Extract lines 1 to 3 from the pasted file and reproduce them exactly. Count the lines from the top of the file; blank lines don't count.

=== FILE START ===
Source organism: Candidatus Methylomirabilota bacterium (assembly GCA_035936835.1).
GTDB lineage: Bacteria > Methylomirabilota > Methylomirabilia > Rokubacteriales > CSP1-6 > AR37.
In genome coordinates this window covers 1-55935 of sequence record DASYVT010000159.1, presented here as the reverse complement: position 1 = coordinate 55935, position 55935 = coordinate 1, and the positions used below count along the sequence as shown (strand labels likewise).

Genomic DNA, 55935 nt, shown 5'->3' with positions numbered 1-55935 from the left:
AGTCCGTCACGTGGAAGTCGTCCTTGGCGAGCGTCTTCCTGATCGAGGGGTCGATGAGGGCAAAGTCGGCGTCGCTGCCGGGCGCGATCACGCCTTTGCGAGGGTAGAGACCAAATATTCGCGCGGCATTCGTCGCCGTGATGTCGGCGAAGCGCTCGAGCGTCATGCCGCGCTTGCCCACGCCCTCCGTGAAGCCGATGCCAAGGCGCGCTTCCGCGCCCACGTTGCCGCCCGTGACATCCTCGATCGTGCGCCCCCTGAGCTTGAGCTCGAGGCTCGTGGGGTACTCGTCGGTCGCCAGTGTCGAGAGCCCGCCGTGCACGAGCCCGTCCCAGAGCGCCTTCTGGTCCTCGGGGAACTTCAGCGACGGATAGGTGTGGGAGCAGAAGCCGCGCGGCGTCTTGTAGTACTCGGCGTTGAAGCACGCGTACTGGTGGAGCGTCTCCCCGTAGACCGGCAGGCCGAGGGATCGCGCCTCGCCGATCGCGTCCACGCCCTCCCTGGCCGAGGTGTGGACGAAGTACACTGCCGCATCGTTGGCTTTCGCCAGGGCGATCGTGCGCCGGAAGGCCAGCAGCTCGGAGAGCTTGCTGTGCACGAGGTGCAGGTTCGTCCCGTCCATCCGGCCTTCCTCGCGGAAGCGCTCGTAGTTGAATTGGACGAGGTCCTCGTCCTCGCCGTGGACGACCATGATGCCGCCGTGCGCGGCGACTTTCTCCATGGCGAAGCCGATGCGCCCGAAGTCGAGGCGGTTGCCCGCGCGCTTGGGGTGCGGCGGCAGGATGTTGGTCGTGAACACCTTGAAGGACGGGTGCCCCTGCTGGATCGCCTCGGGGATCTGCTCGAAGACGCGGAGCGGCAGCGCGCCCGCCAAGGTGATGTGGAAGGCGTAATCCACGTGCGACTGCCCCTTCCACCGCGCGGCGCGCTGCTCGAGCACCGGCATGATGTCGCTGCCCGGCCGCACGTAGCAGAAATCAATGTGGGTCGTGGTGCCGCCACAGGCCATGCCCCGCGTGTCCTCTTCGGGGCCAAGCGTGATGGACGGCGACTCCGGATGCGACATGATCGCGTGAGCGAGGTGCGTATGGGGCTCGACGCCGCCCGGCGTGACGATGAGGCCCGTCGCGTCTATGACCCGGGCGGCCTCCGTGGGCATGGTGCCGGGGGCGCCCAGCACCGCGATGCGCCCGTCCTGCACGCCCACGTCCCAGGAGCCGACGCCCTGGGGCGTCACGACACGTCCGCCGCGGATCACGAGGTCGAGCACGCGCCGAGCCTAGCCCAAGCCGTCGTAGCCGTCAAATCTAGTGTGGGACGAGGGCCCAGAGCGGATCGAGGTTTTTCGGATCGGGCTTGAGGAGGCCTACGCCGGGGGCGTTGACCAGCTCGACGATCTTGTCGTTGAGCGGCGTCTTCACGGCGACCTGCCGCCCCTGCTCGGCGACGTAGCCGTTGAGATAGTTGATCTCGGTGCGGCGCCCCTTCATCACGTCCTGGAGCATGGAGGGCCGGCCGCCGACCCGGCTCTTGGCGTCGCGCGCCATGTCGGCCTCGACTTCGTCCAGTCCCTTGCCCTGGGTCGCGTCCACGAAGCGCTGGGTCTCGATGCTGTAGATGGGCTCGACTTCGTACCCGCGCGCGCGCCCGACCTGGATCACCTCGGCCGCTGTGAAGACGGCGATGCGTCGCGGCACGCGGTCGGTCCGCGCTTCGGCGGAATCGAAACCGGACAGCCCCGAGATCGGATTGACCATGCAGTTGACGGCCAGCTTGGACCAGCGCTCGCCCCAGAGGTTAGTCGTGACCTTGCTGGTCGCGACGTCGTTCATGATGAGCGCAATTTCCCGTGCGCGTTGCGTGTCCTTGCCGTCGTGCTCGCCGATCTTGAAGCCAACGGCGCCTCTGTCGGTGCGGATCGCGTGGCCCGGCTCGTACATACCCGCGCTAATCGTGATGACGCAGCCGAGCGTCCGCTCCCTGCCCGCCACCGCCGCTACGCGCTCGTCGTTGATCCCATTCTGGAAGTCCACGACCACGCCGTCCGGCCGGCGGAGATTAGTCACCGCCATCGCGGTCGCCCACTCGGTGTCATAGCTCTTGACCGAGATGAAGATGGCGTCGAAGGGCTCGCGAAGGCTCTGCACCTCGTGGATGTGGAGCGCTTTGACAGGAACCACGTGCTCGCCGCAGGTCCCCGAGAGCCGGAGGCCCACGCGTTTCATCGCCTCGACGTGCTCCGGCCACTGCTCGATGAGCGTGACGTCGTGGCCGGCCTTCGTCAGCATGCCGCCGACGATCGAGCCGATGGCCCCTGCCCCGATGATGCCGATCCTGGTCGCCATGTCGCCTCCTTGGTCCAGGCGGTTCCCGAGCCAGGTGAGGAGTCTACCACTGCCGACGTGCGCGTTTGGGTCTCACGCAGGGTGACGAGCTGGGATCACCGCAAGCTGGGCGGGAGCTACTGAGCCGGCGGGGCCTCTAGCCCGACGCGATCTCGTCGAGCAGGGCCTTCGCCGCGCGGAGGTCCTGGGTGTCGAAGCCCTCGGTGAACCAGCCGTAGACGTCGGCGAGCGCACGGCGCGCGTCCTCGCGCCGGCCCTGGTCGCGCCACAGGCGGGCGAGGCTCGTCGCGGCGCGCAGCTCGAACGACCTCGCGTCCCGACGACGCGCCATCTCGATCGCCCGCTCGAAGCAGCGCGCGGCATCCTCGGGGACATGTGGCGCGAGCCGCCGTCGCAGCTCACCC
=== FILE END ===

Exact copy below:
Source organism: Candidatus Methylomirabilota bacterium (assembly GCA_035936835.1).
GTDB lineage: Bacteria > Methylomirabilota > Methylomirabilia > Rokubacteriales > CSP1-6 > AR37.
In genome coordinates this window covers 1-55935 of sequence record DASYVT010000159.1, presented here as the reverse complement: position 1 = coordinate 55935, position 55935 = coordinate 1, and the positions used below count along the sequence as shown (strand labels likewise).